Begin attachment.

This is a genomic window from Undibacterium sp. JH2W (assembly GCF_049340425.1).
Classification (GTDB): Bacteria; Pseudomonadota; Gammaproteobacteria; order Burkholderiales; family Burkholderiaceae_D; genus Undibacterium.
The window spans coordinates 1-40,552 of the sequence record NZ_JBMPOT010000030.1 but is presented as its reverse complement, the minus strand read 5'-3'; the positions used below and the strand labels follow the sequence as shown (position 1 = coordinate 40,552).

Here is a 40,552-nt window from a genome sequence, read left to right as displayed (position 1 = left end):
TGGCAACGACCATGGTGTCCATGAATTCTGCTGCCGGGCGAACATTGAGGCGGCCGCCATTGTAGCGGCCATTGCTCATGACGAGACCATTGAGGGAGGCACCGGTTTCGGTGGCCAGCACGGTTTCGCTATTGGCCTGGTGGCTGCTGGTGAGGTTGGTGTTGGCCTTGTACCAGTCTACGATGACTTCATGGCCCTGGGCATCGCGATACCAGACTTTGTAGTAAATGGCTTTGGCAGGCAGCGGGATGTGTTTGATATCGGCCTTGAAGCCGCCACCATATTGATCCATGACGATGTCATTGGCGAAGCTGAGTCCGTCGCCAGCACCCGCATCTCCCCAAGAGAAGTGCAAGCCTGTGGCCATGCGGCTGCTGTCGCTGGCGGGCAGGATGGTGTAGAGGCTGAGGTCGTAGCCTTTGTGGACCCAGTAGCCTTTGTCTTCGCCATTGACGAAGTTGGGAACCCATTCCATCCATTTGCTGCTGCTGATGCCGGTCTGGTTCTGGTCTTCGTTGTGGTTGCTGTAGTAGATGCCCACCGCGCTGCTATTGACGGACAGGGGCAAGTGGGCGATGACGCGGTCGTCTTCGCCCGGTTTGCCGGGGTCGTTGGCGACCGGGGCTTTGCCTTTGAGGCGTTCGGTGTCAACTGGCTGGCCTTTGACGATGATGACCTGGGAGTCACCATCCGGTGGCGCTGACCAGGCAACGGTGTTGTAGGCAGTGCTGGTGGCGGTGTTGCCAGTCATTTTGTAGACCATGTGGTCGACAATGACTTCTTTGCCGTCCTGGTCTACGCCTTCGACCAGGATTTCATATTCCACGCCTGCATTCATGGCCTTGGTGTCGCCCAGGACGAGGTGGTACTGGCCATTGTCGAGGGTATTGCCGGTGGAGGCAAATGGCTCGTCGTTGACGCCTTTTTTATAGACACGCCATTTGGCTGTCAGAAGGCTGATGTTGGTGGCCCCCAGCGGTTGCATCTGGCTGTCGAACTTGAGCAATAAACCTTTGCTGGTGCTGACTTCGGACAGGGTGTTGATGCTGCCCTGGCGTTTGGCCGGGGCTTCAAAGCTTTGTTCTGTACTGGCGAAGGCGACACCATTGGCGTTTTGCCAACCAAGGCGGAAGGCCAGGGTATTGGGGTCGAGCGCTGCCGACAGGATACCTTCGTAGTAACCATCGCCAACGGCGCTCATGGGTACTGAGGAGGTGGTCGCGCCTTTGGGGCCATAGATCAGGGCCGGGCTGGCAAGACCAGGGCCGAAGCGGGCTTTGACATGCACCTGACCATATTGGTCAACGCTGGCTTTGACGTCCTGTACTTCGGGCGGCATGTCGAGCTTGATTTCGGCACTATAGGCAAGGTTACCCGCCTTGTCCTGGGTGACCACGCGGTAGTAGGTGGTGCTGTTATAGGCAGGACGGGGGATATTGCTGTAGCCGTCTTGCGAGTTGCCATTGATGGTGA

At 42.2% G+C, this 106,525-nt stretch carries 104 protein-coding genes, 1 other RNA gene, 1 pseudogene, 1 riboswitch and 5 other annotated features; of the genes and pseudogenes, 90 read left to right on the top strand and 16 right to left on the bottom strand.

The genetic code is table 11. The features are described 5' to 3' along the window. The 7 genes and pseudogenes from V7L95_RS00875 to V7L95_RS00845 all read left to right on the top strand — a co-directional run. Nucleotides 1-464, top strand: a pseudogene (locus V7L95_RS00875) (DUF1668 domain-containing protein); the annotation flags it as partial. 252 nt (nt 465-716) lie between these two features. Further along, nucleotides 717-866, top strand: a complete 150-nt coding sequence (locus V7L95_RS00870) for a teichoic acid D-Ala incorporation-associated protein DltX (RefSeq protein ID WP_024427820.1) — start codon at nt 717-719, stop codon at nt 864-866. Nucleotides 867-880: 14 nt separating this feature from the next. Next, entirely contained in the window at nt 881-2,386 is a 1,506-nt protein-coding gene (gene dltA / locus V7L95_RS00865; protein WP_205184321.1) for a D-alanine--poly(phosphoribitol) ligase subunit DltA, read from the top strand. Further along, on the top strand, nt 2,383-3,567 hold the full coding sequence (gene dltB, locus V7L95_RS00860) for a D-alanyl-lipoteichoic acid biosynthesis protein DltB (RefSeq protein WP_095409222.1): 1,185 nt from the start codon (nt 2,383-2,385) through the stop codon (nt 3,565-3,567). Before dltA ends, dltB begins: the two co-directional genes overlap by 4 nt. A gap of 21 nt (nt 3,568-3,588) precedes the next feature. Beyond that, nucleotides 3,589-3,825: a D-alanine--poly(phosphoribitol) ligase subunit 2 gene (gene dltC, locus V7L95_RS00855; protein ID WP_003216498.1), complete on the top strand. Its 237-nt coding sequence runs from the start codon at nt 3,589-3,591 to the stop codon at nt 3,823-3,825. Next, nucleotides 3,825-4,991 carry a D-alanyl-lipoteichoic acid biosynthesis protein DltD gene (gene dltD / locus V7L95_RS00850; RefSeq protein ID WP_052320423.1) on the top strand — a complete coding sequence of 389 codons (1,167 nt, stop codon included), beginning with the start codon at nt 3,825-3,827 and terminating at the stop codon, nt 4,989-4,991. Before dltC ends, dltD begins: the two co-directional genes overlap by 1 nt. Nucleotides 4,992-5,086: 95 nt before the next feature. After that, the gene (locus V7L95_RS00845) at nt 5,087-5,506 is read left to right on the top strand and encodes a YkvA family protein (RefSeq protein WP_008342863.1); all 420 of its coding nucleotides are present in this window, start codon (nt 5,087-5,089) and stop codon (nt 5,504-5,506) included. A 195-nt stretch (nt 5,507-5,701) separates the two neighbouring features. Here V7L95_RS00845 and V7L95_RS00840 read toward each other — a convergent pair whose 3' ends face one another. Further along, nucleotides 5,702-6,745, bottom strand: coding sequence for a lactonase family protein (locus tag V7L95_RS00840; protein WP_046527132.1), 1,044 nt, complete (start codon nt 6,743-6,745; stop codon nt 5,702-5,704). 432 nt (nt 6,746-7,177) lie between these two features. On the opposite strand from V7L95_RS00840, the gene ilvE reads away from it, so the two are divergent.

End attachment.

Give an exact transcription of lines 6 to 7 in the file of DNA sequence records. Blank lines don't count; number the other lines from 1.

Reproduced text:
At 42.2% G+C, this 106,525-nt stretch carries 104 protein-coding genes, 1 other RNA gene, 1 pseudogene, 1 riboswitch and 5 other annotated features; of the genes and pseudogenes, 90 read left to right on the top strand and 16 right to left on the bottom strand.

The genetic code is table 11. The features are described 5' to 3' along the window. The 7 genes and pseudogenes from V7L95_RS00875 to V7L95_RS00845 all read left to right on the top strand — a co-directional run. Nucleotides 1-464, top strand: a pseudogene (locus V7L95_RS00875) (DUF1668 domain-containing protein); the annotation flags it as partial. 252 nt (nt 465-716) lie between these two features. Further along, nucleotides 717-866, top strand: a complete 150-nt coding sequence (locus V7L95_RS00870) for a teichoic acid D-Ala incorporation-associated protein DltX (RefSeq protein ID WP_024427820.1) — start codon at nt 717-719, stop codon at nt 864-866. Nucleotides 867-880: 14 nt separating this feature from the next. Next, entirely contained in the window at nt 881-2,386 is a 1,506-nt protein-coding gene (gene dltA / locus V7L95_RS00865; protein WP_205184321.1) for a D-alanine--poly(phosphoribitol) ligase subunit DltA, read from the top strand. Further along, on the top strand, nt 2,383-3,567 hold the full coding sequence (gene dltB, locus V7L95_RS00860) for a D-alanyl-lipoteichoic acid biosynthesis protein DltB (RefSeq protein WP_095409222.1): 1,185 nt from the start codon (nt 2,383-2,385) through the stop codon (nt 3,565-3,567). Before dltA ends, dltB begins: the two co-directional genes overlap by 4 nt. A gap of 21 nt (nt 3,568-3,588) precedes the next feature. Beyond that, nucleotides 3,589-3,825: a D-alanine--poly(phosphoribitol) ligase subunit 2 gene (gene dltC, locus V7L95_RS00855; protein ID WP_003216498.1), complete on the top strand. Its 237-nt coding sequence runs from the start codon at nt 3,589-3,591 to the stop codon at nt 3,823-3,825. Next, nucleotides 3,825-4,991 carry a D-alanyl-lipoteichoic acid biosynthesis protein DltD gene (gene dltD / locus V7L95_RS00850; RefSeq protein ID WP_052320423.1) on the top strand — a complete coding sequence of 389 codons (1,167 nt, stop codon included), beginning with the start codon at nt 3,825-3,827 and terminating at the stop codon, nt 4,989-4,991. Before dltC ends, dltD begins: the two co-directional genes overlap by 1 nt. Nucleotides 4,992-5,086: 95 nt before the next feature. After that, the gene (locus V7L95_RS00845) at nt 5,087-5,506 is read left to right on the top strand and encodes a YkvA family protein (RefSeq protein WP_008342863.1); all 420 of its coding nucleotides are present in this window, start codon (nt 5,087-5,089) and stop codon (nt 5,504-5,506) included. A 195-nt stretch (nt 5,507-5,701) separates the two neighbouring features. Here V7L95_RS00845 and V7L95_RS00840 read toward each other — a convergent pair whose 3' ends face one another. Further along, nucleotides 5,702-6,745, bottom strand: coding sequence for a lactonase family protein (locus tag V7L95_RS00840; protein WP_046527132.1), 1,044 nt, complete (start codon nt 6,743-6,745; stop codon nt 5,702-5,704). 432 nt (nt 6,746-7,177) lie between these two features. On the opposite strand from V7L95_RS00840, the gene ilvE reads away from it, so the two are divergent.